Over the course of the last fifty years, research has shown that the ability of the foetus to feel, experience and perceive is much greater than had previously been supposed, yet debate continues concerning sensations of fear, aggression and relating the 'self' to the environment of the womb. Using theoretical and clinical material, Philippe Ploye summarizes previous work on the significance of prenatal behaviour in psychotherapy and expands on this body of work to provide an informative and constructive account of the ways in which life before birth can both foreshadow problems experienced in postnatal life and can mirror the close, dependent nature of the relationship between patient and analyst established in a psychotherapeutic context. Ploye's text reveals a continuity of experience from prenatal stages through to adulthood and will appeal to all psychotherapists interested in the development of human behaviour from conception onwards, and the implications of this for the concept of the self.
This book is an attempt to examine whether patients in analysis or therapy can sometimes be said to form a kind of transference that not only operates at a prenatal level but can also lend itself to interpretation just like any other postnatal level of transference.
Philippe Ployé considers whether the prenatal condition, usually conceived from a psychological point of view as one of objectless, pre-ambivalent fusion with the mother, would be capable of being relived and reenacted later in the form of a object-directed, aggressive, as well as libidinal, “foetal” form of relatedness to the therapist.
The author looks at how this information might be best used in clinical practice, and the difficulty of communicating these “findings” to patients in a way that helps them by meaning something to them. He also looks at the question of whether the countertransference, too, can sometimes be seen to operate at pre/or perinatal level. There are also chapters on the possible role of the placenta in ego development and placenta symbolism, and a review of some of the literature concerning the pretnatal stage.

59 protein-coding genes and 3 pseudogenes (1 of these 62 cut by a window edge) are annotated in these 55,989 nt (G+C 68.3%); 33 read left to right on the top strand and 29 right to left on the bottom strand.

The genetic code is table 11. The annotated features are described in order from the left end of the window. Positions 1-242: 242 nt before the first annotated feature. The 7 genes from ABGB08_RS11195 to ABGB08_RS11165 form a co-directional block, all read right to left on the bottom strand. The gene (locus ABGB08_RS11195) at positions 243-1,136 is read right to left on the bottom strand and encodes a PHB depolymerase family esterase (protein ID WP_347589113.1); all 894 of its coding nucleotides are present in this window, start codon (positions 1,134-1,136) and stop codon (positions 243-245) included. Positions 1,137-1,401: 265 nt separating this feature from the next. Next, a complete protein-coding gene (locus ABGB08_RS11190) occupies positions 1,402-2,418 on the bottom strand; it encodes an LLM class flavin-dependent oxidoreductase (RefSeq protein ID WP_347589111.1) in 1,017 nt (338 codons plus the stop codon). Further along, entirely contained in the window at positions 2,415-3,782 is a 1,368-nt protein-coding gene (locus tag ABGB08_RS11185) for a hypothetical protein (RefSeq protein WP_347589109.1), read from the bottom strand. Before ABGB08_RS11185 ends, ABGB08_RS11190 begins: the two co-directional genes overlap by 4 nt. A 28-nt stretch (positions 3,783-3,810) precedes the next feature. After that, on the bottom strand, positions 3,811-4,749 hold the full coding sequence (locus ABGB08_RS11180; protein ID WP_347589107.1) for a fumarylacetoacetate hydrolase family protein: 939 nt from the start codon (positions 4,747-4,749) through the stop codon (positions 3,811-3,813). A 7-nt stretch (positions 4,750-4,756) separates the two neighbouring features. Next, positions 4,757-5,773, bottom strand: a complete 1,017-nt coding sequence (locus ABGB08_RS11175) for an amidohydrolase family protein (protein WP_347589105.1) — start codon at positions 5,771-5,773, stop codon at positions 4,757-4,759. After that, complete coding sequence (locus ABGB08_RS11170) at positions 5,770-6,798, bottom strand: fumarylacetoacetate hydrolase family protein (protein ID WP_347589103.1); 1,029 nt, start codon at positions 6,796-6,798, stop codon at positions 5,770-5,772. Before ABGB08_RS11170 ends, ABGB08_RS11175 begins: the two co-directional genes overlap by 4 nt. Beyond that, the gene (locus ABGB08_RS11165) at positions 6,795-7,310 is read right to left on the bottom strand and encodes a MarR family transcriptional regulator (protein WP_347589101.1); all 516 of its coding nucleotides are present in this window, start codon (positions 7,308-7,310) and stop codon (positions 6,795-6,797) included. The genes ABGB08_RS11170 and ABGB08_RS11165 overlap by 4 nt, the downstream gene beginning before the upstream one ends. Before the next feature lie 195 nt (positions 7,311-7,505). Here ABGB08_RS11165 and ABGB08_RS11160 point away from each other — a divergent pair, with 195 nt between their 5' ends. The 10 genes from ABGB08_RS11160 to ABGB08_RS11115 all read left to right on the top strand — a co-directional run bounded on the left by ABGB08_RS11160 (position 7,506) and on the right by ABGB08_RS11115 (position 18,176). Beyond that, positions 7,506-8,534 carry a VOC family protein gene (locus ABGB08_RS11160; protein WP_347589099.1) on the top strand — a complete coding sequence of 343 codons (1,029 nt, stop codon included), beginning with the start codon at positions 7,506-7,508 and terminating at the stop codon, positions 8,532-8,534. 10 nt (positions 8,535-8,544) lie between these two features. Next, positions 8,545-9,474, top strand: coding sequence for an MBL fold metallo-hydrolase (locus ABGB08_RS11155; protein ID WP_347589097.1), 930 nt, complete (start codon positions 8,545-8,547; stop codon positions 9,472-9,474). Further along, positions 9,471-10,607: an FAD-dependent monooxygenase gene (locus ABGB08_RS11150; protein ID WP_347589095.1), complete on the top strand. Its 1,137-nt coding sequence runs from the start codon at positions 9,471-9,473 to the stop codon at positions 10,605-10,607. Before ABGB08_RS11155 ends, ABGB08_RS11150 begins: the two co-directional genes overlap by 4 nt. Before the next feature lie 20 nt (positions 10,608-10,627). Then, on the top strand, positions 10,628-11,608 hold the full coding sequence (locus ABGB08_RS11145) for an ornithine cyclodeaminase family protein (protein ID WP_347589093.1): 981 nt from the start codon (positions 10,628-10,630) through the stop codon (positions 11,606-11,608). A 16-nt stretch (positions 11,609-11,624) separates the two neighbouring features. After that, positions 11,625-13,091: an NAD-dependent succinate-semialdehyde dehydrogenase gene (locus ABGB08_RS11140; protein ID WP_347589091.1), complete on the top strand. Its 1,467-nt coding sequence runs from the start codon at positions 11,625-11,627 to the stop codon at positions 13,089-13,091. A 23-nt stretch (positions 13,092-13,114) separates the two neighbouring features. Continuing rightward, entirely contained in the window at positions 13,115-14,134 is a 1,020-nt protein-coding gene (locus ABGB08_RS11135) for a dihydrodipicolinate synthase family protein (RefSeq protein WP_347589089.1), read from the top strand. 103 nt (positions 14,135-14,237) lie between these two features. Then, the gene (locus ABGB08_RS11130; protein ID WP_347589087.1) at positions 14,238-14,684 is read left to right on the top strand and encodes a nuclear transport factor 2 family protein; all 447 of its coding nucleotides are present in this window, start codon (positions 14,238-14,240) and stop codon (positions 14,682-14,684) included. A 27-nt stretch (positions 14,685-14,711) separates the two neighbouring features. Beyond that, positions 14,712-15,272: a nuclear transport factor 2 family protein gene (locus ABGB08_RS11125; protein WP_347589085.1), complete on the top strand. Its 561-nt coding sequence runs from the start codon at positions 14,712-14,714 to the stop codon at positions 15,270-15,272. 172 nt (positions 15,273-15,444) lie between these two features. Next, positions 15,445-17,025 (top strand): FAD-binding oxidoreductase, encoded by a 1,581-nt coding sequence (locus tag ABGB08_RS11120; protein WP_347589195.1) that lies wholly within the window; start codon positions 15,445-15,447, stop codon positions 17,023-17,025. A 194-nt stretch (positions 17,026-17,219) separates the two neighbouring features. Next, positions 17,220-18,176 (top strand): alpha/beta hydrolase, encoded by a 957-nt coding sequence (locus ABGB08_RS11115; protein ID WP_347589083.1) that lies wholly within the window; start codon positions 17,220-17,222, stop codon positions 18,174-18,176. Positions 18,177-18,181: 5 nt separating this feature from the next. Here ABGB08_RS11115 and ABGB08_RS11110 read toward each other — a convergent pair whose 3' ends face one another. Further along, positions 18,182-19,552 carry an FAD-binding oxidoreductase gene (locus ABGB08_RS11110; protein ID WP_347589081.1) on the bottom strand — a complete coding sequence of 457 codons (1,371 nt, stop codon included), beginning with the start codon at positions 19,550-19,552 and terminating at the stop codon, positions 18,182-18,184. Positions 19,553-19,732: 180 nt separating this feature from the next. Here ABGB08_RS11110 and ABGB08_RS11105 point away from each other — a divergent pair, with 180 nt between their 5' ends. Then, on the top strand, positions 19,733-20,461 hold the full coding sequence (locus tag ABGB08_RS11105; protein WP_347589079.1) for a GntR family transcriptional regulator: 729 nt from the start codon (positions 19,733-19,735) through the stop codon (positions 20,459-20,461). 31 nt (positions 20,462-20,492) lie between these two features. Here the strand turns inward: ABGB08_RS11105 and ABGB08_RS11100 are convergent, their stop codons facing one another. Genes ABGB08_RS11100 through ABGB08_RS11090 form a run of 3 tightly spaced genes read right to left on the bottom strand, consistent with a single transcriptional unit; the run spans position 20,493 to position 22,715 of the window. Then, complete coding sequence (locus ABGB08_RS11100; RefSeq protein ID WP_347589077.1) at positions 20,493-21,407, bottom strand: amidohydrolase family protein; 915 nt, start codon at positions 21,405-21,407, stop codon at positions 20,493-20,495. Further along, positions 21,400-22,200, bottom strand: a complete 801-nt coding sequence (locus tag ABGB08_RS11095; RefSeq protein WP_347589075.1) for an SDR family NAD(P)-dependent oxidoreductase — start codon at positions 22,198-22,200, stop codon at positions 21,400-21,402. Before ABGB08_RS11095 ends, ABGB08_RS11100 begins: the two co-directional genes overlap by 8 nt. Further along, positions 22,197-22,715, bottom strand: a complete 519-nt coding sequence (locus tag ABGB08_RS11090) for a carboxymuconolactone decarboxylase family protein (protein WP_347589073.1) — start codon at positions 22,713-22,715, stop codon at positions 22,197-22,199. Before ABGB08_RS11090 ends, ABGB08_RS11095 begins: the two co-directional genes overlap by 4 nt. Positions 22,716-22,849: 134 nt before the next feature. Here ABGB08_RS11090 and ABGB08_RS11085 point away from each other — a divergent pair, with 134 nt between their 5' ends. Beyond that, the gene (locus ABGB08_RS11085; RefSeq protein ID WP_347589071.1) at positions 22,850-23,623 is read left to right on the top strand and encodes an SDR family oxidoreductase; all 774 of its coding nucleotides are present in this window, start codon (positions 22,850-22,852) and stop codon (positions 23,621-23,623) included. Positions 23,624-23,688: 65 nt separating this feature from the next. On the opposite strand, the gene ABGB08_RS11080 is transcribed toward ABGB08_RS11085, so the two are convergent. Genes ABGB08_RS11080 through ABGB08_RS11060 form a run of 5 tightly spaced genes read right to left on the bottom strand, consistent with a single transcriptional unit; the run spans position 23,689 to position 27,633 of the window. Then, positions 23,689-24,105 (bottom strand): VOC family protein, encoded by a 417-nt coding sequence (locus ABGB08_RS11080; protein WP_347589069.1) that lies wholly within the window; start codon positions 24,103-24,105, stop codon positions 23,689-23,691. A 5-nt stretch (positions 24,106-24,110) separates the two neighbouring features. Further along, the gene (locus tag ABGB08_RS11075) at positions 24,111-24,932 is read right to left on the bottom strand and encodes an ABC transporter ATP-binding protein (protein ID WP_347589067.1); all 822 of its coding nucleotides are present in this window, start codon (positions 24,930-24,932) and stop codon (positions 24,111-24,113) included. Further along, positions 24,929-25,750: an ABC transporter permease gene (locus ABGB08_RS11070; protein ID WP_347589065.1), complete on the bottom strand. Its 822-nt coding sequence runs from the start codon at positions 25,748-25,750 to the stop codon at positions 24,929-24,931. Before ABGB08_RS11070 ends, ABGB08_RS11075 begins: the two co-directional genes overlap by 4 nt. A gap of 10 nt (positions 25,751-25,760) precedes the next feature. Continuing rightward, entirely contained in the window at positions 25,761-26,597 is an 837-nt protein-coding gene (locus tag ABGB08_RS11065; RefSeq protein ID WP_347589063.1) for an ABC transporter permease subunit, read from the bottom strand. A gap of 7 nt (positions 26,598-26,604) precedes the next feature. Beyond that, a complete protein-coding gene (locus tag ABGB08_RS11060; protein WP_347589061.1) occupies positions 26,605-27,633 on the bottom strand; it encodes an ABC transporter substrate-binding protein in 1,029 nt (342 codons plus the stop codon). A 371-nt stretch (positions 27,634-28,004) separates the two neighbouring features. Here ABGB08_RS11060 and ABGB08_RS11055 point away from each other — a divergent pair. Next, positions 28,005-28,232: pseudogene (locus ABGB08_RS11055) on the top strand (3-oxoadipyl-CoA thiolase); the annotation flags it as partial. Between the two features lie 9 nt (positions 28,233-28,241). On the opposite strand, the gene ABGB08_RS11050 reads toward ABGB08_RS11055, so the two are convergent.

‘Dr Ployé meticulously describes the prenatal mode of operating, characterized by extreme dependency on the analyst and intense passivity. The patient withdraws inside his or her mental cocoon and expects the analyst to function as an idealized placenta or umbilical cord would, by providing everything effortlessly and without having to scream, struggle, or ask.... Dr Ployé’s description of the prenatal state of mind is both convincing and illuminating and can alert all of us to the functioning of this particular mode.... [He also] examines the thinking of all his predecessors and contemporaries who have talked about foetal life. In addition to further enriching his description of the foetal mode of mental functioning, this detailed review certainly has historical value.’ - Alessandra Piontelli, From the Foreword
Philippe Ployé (1916-2005) was educated in the French Lycées of Toulon and Cherbourg. His main psychotherapy experience was gained at the Cassel Hospital, Richmond (1948-1981), and also at the Youth Custody Centre, Feltham (1988-1997). He has previously published various papers in journals.